Buffett’s good advice

Warren Buffett, the chairman and chief executive of Berkshire Hathaway, is spectacularly wealthy. Yesterday, he took to the New York Times to complain that Washington is a little too preoccupied with “protecting” him and those like him, and pleaded with policymakers to be responsible and raise his taxes.

Last year my federal tax bill — the income tax I paid, as well as payroll taxes paid by me and on my behalf — was $6,938,744. That sounds like a lot of money. But what I paid was only 17.4 percent of my taxable income — and that’s actually a lower percentage than was paid by any of the other 20 people in our office. Their tax burdens ranged from 33 percent to 41 percent and averaged 36 percent. […]

Back in the 1980s and 1990s, tax rates for the rich were far higher, and my percentage rate was in the middle of the pack. According to a theory I sometimes hear, I should have thrown a fit and refused to invest because of the elevated tax rates on capital gains and dividends.

I didn’t refuse, nor did others. I have worked with investors for 60 years and I have yet to see anyone — not even when capital gains rates were 39.9 percent in 1976-77 — shy away from a sensible investment because of the tax rate on the potential gain. People invest to make money, and potential taxes have never scared them off. And to those who argue that higher rates hurt job creation, I would note that a net of nearly 40 million jobs were added between 1980 and 2000. You know what’s happened since then: lower tax rates and far lower job creation.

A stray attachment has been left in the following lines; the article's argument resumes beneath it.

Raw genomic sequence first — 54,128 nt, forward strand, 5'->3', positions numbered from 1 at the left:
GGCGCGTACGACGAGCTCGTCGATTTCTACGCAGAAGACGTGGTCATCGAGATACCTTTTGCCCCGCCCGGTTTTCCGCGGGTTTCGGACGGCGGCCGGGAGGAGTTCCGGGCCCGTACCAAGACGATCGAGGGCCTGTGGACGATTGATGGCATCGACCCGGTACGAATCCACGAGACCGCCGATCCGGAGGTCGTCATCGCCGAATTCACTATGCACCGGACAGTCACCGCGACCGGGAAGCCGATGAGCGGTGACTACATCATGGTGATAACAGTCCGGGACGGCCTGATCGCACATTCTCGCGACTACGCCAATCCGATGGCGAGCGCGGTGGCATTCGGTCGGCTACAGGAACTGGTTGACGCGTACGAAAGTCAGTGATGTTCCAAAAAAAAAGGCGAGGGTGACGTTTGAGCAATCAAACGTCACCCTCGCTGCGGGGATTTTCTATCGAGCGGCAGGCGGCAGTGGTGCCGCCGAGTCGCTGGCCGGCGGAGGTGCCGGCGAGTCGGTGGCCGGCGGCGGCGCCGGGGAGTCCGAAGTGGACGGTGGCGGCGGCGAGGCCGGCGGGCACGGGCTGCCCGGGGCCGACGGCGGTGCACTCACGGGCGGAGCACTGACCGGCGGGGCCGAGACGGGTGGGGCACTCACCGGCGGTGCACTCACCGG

Millionaires and billionaires, Buffett concluded, “have been coddled long enough by a billionaire-friendly Congress. It’s time for our government to get serious about shared sacrifice.”

Remember, as far as congressional Republicans are concerned, what Buffett recommends is tantamount to radical socialism. Any proposal to increase taxes on anyone by any amount — even on the wealthiest of the wealthiest of the wealthy — is an automatic deal-breaker in GOP circles. Indeed, under House Budget Committee Chairman Paul Ryan’s plan, widely endorsed by Republicans everywhere, what the rich really need is another tax break.

With this in mind, Buffett’s advice will probably be ignored on Capitol Hill, especially among GOP members of the Murray/Hensarling “super committee,” which will begin its work soon. But I’m glad the Berkshire Hathaway CEO is making the case anyway, if only to reinforce the extent to which congressional Republicans are being ridiculous.